I haven’t been good about updating frequently lately. I’m almost through week one of NaNoWriMo and I’m working on the new novel, so my time for blogging isn’t quite as abundant as it has been.
Today on Twitter, #tweetyour16yearoldself has been a trending topic. I was procrastinating earlier and decided to browse through some of them. Some of them were serious, some sarcastic, and some entertaining (my favorite was Lord Voldemort encouraging himself to choose Neville Longbottom instead). Earlier this week, something was really bothering me. Somehow, thinking about when I was sixteen made me think about it. It bothered me then. It bothered me when I was six. It bothered me when I was twenty-six. It’s bothered me for most of my life. It’s also something I don’t typically talk about with people because it makes me feel …. embarrassed? I don’t know if that’s the right word. It makes me feel something unfavorable. But right now I feel like talking about it. There’s no colorful ribbon you can wear for it. There’s no magnet to put on your car. But people need to be aware…….to think about what they say.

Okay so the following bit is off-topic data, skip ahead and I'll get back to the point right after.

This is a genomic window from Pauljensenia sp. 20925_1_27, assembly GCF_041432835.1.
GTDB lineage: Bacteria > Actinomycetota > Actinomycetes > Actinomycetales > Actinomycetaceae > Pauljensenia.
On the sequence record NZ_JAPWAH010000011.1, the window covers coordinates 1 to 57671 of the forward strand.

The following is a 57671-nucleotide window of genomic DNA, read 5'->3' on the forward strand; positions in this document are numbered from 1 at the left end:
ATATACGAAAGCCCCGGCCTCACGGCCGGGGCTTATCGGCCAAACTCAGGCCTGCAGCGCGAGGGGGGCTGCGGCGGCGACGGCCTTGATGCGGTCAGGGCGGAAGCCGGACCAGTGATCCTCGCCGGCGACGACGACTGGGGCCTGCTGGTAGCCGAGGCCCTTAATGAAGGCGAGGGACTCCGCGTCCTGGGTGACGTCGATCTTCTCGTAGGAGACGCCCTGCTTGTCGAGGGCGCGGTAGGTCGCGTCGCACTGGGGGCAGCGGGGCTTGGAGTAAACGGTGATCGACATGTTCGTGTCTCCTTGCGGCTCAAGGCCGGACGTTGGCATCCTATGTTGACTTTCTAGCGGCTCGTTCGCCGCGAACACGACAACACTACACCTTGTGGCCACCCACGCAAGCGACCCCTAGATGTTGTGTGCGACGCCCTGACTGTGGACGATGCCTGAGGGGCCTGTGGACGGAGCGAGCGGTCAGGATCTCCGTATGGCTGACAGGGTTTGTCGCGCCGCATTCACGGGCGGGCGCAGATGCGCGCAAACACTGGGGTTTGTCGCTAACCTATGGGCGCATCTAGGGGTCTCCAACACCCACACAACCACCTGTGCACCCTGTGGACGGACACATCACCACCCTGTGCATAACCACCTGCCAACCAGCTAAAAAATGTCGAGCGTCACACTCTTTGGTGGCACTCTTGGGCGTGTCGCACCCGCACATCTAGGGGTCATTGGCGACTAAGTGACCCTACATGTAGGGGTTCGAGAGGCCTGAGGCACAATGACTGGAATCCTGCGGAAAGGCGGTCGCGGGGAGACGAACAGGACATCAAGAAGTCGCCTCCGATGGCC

When I was in second grade, I remember standing on the playground and watching the kids play. It wasn’t that I couldn’t join them, it was that I was too shy to ask. I’d observed that some kind of weird second grade trend seemed to be for the girls to take the kickballs at recess and sit on them on the playground. One day, lucky enough to snag a kickball before we went outside, I, too, put my ball down on the ground and then sat on it.
“Hey, don’t do that!” yelled a boy in my class, snickering. “You’re too fat to sit on the ball.”
“Yeah,” his sidekick chimed in. “You’ll pop it.”
They laughed and pointed at me while other kids started to look on. Continue reading